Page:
A Cheshire woman’s long wait to see her abuser named by the Springfield Diocese is over

The Berkshire Eagle [Pittsfield MA]

August 31, 2022

By Larry Parnass

A year ago, Sheri Biasin of Cheshire was still waiting for the Catholic priest who molested her to be listed as “credibly accused” by the Springfield Diocese.

The diocese, in a spirit of disclosure and healing, had just changed its policy to include priests who died before those accusations surfaced. But that new and more complete list, released in June 2021, did not mention the Rev. Daniel Gill.

Now it does.

The diocese said Wednesday it added Gill to its online roster Aug. 1, “based on a credible finding by the diocesan Review Board.”

Biasin said Wednesday she recently received a letter from the Most Rev. William Byrne regarding her molestation by Gill, which the new listing says occurred between the years 1967 and 1971. At the time, Gill was assigned to both the Saint Jerome Parish in Holyoke (1962-69) and the Saint Charles Borromeo Parish in Pittsfield (1969-78). Gill’s first assignment with the diocese had been to the Saint Peter Parish in Great Barrington in 1958.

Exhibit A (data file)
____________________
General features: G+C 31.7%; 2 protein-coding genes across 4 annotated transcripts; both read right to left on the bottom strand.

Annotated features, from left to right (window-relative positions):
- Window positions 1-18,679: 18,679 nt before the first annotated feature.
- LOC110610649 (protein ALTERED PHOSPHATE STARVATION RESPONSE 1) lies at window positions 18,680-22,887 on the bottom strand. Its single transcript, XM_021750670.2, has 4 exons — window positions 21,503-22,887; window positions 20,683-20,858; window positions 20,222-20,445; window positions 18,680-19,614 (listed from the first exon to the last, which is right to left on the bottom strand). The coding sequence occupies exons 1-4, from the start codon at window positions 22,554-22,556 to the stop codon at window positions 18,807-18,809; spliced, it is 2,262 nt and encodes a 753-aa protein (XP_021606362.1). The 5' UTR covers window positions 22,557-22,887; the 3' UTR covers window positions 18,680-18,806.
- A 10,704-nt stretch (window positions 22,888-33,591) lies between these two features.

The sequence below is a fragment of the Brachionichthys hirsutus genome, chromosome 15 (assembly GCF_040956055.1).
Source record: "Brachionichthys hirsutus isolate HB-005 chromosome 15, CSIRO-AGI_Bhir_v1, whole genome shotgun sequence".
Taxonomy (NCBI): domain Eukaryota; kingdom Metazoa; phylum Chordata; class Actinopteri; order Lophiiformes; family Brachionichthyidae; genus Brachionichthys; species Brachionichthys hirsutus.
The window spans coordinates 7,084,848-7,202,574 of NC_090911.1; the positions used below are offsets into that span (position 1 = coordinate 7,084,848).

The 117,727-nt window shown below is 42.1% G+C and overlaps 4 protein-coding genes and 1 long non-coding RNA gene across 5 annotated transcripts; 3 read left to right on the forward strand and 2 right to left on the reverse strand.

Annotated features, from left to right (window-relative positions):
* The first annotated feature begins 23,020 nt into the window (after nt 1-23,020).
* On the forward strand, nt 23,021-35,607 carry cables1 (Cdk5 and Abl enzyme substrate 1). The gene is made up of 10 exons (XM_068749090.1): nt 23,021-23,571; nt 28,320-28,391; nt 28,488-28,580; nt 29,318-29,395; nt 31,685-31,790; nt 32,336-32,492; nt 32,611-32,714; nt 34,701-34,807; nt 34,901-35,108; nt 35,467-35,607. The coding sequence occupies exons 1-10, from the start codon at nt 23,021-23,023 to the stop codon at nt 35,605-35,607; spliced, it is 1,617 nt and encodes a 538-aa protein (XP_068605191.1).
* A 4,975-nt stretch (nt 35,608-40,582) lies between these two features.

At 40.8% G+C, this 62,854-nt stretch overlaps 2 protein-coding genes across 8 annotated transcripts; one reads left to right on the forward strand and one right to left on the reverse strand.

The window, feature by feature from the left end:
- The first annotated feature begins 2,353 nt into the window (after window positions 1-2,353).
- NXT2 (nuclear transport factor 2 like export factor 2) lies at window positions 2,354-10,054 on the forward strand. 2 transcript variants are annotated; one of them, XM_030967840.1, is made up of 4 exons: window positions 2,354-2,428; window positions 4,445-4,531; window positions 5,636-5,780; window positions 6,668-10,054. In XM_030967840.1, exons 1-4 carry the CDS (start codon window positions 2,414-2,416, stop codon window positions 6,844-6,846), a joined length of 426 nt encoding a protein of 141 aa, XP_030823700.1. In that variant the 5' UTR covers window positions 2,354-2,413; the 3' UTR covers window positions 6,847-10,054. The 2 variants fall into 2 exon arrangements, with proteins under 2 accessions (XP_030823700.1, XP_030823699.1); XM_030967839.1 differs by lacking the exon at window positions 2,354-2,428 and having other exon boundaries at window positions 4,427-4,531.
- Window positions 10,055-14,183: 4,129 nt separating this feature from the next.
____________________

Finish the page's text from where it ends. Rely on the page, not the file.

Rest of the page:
As The Eagle reported in August 2021, Biasin took her allegation of sexual abuse to the diocese two decades ago — on April 29, 2002. Gill died in 1995.

“I’ve spent so many years of my life on this,” Biasin said Wednesday. She said she has questions for the diocese and declined further comment.

Biasin says she was initially molested by Gill on the day of her first communion.

When she reported that abuse, many years later, the diocese noted this on its intake form: “She feels that most of her problems in life stem from her early molestation. … Describes herself as angry … scattered, having flashbacks, unable to focus. Lots of triggers bring her molestation to the forefront.”

In the following years, the diocese helped pay for some of Biasin’s health care, to treat conditions linked to the abuse.